Saturday, March 22, 2008


When I saw the bougainvillea here in Panama--and it's everywhere!--I immediately knew the real meaning of lust. I lusted after those plants--they are so utterly beautiful. Huge, with large sprays of flowers in shades of red, blue, lavender, orange, white. I wanted them all.

And so the first thing I did when we moved into our house was to buy bougainvillea. Just 4 plants. And put them out on our south boundary. Thinking that it was going to be easy. After all--everyone had bougainvillea, right? And it was obvious that it didn't need a lot of care.

Yes--but there was a caveat to that. No, it doesn't need a lot of care--once it's established. And there lies the kicker. Once it's established.

Despite it practically being the signature plant of the tropics, especially in the Caribbean area, bougainvillea did not originate in Central America but in Brasil. It was named after a French botanist who discovered/described the plant.

Brasil is huge, much bigger than the continental US. In addition, it's not a rectangle spread out horizontally but a land mass that extends from just a tad north of the equator down past the Tropic of Capricorn to slightly more than 30 degrees south latitude; Brasil encompasses far more degrees of latitude than does the continental US. Which means that Brasil hosts a very large number of recognizable climate zones ( many more than the continental US), from equatorial and subequatorial through tropical, semi-arid and various subdivisions of temperate. So when you say a plant originated in Brasil, you can't automatically assume anything about the climate in which it grows best.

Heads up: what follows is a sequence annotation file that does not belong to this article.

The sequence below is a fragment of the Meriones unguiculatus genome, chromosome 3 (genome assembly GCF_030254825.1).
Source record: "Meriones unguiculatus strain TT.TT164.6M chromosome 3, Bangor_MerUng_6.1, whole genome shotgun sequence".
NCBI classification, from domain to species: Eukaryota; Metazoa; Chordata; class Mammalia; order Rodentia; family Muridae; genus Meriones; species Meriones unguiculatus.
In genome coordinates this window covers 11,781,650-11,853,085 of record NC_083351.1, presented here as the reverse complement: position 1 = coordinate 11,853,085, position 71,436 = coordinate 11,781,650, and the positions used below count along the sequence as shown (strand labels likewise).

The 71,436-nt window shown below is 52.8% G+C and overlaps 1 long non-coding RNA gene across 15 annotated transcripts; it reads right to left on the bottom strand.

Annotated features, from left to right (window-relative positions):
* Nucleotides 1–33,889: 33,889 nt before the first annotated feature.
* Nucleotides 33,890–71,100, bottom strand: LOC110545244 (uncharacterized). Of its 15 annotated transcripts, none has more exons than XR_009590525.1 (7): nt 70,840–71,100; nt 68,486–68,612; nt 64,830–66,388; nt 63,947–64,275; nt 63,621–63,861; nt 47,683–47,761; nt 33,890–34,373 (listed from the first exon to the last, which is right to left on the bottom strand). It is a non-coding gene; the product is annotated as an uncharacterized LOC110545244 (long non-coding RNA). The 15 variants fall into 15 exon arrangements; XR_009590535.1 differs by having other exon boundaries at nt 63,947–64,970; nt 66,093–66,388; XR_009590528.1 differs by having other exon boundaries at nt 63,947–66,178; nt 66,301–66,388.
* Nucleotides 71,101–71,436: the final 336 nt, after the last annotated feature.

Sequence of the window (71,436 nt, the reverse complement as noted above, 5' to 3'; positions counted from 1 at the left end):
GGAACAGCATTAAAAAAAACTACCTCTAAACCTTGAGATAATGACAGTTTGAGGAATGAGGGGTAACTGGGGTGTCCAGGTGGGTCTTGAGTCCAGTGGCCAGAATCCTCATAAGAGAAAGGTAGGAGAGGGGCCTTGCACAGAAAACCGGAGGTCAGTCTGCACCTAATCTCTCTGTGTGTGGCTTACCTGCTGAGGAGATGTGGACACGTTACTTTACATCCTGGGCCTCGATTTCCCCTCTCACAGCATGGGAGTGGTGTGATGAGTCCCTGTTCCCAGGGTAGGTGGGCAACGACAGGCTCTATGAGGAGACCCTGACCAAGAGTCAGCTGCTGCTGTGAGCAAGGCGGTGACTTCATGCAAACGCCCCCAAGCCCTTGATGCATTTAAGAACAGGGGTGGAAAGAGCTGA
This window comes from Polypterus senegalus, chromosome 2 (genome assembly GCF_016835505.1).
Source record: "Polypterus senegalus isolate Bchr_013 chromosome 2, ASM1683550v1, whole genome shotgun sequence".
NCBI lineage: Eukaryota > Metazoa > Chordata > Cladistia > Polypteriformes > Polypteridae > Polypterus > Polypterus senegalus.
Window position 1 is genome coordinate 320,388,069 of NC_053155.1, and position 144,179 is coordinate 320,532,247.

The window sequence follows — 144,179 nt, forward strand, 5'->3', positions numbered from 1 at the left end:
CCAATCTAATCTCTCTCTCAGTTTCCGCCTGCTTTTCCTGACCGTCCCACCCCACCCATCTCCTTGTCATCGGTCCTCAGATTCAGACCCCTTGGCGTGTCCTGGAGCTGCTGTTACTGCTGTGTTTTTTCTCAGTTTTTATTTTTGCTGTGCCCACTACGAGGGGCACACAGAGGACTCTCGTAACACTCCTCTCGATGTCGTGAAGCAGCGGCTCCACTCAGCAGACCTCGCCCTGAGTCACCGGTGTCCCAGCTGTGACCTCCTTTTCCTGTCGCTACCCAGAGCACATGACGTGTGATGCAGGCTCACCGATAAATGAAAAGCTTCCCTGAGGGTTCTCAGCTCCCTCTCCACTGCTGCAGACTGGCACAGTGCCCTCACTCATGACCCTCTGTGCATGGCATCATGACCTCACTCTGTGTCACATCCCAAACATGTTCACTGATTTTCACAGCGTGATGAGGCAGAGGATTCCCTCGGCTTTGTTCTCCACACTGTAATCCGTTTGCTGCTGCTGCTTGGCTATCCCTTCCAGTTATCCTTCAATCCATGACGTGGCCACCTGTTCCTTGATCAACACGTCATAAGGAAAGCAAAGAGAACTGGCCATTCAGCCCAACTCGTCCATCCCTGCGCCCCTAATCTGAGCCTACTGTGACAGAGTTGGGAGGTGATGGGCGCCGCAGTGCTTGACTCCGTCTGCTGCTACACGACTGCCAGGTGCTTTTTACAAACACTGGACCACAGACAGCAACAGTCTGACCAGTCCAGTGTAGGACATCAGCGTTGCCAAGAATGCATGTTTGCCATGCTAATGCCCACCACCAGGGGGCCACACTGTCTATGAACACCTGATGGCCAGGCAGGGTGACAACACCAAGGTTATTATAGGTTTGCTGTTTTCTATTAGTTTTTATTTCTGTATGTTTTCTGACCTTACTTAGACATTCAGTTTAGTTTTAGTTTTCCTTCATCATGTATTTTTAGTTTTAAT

It rains here in Panama, a lot. And it turns out that bougainvillea really isn't that thrilled with a whole lot of rain. Tolerant, yes but really thrive? No. in fact, because it flowers during the dry season, it's called veranera here, or "summer plant". It doesn't like wet feet, so you have to be really careful of drainage--that in a country like Panama where the annual rainfall is measured in feet. Also, the roots are fragile and it takes a while for a decent root ball to amass. I planted 45+ bougainvillea, and as of yesterday, 34 have survived (of which half are flowering this year), and that doesn't include about a half dozen replacement plants I put in last year. It takes at least 2 years for the plant to get established, for some varieties longer. The most vigorous is the red type which--no surprise there--is the most commonly seen.

Not only do you have to worry about the plant's natural fragility at a young age, but leaf cutter ants find bougainvillea a gourmet meal. We have a beautiful white one that was growing vigorously and which I had pruned so that it was a lovely bushy plant, about 2 ft tall. Last year, about a week after I had looked at it (it's down near one corner of our rectangular property), I happened to be weedeating in that area--and the plant was completely stripped of leaves and shortened by 6-8 inches. Leaf cutters had stripped it and chewed off--precise cuts like with a pruning shears--the tender growth. With pleading and coaxing and generous doses of fertilizer, the plant is finally making a comeback this year. That's another thing I've noticed--bougainvillea does not make a rapid comeback to adverse conditions when young.

Once established, though--once they develop that thick trunk--they're pretty much impervious to anything. Great drought-resistant plants.

BUT despite all the headaches and heartbreaks, when you discover that no matter what you've done, some plants simply have not survived the torrential downpours of winter, they're worth the effort. On the top of the page is a picture of our oldest veranera--one plant is now 4 years old, the others three.

There are some spectacular specimens of veranera around the neighborhood. Here are some photos.

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